What am I trying to say with all of this? I am saying that I have been at this art making thing for seventeen years. I have been out of school for fourteen of those. I am now 41 years old and my serious practice of art making has been with me most of my adult life. I am considered a successful artist by many and for this I am grateful and I would agree. I have been in some 27 featured and solo exhibitions and 40 some group shows and I have been represented by 12 galleries over the years. I have sold hundreds of paintings all over the country and world and do not have a back log of inventory hiding in a painting shame closet. All my paintings live with people eventually and they live all over the world in private and corporate collections. This is what every artist wants; to work, to be appreciated and to be collected.

If you add to all of that my recent fortune of raising funds to visit Scotland for six months and paint a new body of work and have a studio here, you would think all my dreams have come true and you would be right, they have. I am living the dream as they say, however I am not making any money. I rely on the kindness of others for so much. I live with so many things that are up in the air all the time, there is no security, no savings and no safety net. Last year's net income after expenses was what most people make in a month. Who is my advocate? When things got dire, I did the "right thing" and I got a part time cubicle job. I was beyond miserable but I couldn't complain because I know that many people are miserable in their jobs and they just stick it out and do the best they can. Here is the thing, I have a job that I give 100% to every day and I work evenings and weekends and it is a job I can't quit. I think telling an artist to get another job is a bit like telling a depressed person to cheer up.

I want to live in a society that understands and values my passion and pays me a living wage for it. I want artists to get real world business training at the institutions they attend. I want galleries and artists to coincide peacefully with trust and the common goal of the love of art and the relationships it creates to be the main principle that guides them. I want to be able to have a bad day at the office without feeling like some spoiled child. I want my patrons to know that I am grateful for them and that they are feeding me, clothing me, buying me more materials and inspiring me. I never take my patrons for granted, I may thank them too much at times but the gratitude is overwhelming and true. They have been the closest thing to advocates. I have some of the best patrons in the world but I also know that the same 100 people can't sustain me forever.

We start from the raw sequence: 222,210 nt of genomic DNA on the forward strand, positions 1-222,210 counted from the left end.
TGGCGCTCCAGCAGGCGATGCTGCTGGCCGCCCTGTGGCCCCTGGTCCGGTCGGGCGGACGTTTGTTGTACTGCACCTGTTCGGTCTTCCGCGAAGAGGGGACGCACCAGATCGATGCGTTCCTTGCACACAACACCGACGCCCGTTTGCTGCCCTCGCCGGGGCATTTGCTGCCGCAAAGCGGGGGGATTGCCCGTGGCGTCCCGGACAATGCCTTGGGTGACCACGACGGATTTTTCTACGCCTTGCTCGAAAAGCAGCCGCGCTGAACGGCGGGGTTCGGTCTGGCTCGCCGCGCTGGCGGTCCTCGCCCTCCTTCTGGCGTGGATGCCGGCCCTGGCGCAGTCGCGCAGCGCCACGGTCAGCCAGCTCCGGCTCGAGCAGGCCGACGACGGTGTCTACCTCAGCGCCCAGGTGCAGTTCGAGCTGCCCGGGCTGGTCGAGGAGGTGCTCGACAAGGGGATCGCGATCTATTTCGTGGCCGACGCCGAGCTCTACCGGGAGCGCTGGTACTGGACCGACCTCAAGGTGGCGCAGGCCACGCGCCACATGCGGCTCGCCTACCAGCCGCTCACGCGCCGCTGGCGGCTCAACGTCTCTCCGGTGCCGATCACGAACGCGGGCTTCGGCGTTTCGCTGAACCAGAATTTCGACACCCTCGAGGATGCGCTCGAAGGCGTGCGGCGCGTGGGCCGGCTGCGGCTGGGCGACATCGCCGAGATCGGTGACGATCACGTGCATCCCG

I see so many variations of my life and my work before me and since we don't leave in a barter and trade world just yet, many of these variations will require money that I don't yet have. I have to believe I will figure it out and stay on the path and over time more advocates will come out of the woodwork and some how I will manage another year of being an artist.

Thank you for being along for the ride and for your support along the way.

1 comment:

  1. Thanks for sharing - of course as a professional artist myself, I get everything you're saying.

    I believe in staying true to a passion, and I believe in that passion being a way of life, not a job. I believe in allowing our creativity to be expressed, and I believe in taking that thing and making a living out of it.

    If only the last sentence gave us the income we truly deserve and really need.

    One day.... xx